Originally published January 25 2014
Designer babies: Chinese company working on technology to allow parents to pick 'smartest' embryos
by Jonathan Benson, staff writer
(NaturalNews) Eugenics is quickly becoming big business in China, where at least one genomics company is attempting to pave the way for parents to literally pick and choose the "best" embryos to obtain the smartest possible children. Quartz reports that the cognitive genomics (CG) division at the Shenzhen-based genomics company BGI is currently working on the controversial project, which could one day allow for pregnancies with "designer" babies.
Like the plot of a bizarre sci-fi flick, the goal is to create detailed maps of the genes of smart individuals (e.g., math geniuses, thinkers and the like) for the purpose of identifying and selecting those genes in the embryos used for in vitro fertilization. Since as much as 80 percent of what determines IQ level is believed to be inherited, researchers believe that it may be possible to identify certain "smart" genes in human embryos that could be used to predict intelligence later in life.
In this case, the BGI team is looking for genes directly associated with intelligence. Once identified, these genes could potentially be used as markers for choosing only those embryos that possess them in the proper sequence. Embryos that do not meet the intelligence threshold, on the other hand, could simply be discarded as "defective," a controversial proposition that stands to open up a Pandora's box of both ethical and moral dilemmas.
"Imagine what a couple might pay to ensure that they get the best out of 10 or 50 possible offspring, optimizing over their choice of heritable attributes," writes Stephen Hsu, a CG lab member currently working on the project, on his blog.
Chinese government funding 'designer' baby technology What BGI is proposing, however, is far different from, say, screening embryos for known genetic diseases before implanting them. The latter might be seen as simply reprieving an individual from a life of disease, while the former resembles some kind of genetic cleansing endeavor the devalues human life. Do we really want to create a world where only the smartest individuals are considered to have any value or worth, while those less fortunate from an intelligence standpoint are considered unworthy of existing?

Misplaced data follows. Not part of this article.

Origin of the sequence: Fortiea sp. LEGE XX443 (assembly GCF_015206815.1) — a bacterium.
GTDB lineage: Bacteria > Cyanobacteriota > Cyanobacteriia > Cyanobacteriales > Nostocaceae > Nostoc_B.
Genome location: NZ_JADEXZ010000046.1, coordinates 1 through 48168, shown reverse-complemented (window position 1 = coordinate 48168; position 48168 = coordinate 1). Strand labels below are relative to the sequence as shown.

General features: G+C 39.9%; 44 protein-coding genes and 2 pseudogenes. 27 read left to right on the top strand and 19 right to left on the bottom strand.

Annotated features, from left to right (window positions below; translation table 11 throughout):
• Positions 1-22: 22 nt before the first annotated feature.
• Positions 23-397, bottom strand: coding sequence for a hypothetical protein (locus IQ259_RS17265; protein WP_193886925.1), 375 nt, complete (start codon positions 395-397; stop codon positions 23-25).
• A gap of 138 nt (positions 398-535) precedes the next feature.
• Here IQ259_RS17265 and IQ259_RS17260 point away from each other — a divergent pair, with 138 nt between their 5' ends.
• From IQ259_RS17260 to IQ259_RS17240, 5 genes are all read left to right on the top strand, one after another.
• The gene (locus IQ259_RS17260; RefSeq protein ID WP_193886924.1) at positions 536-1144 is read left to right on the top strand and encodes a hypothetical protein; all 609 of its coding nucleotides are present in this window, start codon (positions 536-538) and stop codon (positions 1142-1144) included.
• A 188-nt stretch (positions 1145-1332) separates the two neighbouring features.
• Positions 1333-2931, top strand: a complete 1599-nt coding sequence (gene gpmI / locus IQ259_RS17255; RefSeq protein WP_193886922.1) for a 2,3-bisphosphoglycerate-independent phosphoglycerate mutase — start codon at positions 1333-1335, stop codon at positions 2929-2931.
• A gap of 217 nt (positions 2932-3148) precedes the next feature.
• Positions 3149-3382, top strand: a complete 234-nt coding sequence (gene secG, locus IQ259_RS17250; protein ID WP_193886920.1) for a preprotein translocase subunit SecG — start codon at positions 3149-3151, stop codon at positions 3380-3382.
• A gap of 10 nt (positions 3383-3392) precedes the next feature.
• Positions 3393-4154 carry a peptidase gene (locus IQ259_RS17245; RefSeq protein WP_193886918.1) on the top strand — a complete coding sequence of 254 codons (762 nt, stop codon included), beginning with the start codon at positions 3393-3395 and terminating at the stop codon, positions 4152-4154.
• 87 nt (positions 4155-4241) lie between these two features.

"[S]paring a baby from disease is different from picking Einsteins out of petri dishes so you can scrimp on Harvard tuition," writes Gwynn Guilford for Quartz, illustrating this point.
At the same time, consumer demand is not necessarily the driving force behind the initiative. According to reports, major funding for the project is coming from the China Development Bank, a state-owned bank that specifically lends money to government "pet" projects. In other words, the Chinese government, building upon its one-child eugenics policy, apparently now wants Chinese families to have only one smart child.
"China Development Bank, a state bank that lends to government pet projects, has given BGI $1.5 billion" for the project, adds Guilford about the setup.
Other countries, like the U.K., are also showing interest in the technology, which could help it advance even more quickly if the governments of these countries decide to lend their support. In the eyes of BGI's Chris Chang, who recently told The New Yorker that it is only a matter of time before "designer" baby technology becomes the ntiorm, embryo discriminaon has the potential to become national policy for many countries.
"There are going to be countries that say this is part of our national health-care service and everyone is doing it," he explained. "And eventually it would become unstoppable, because the countries that initially outlawed it would have to come around. How could they not?"
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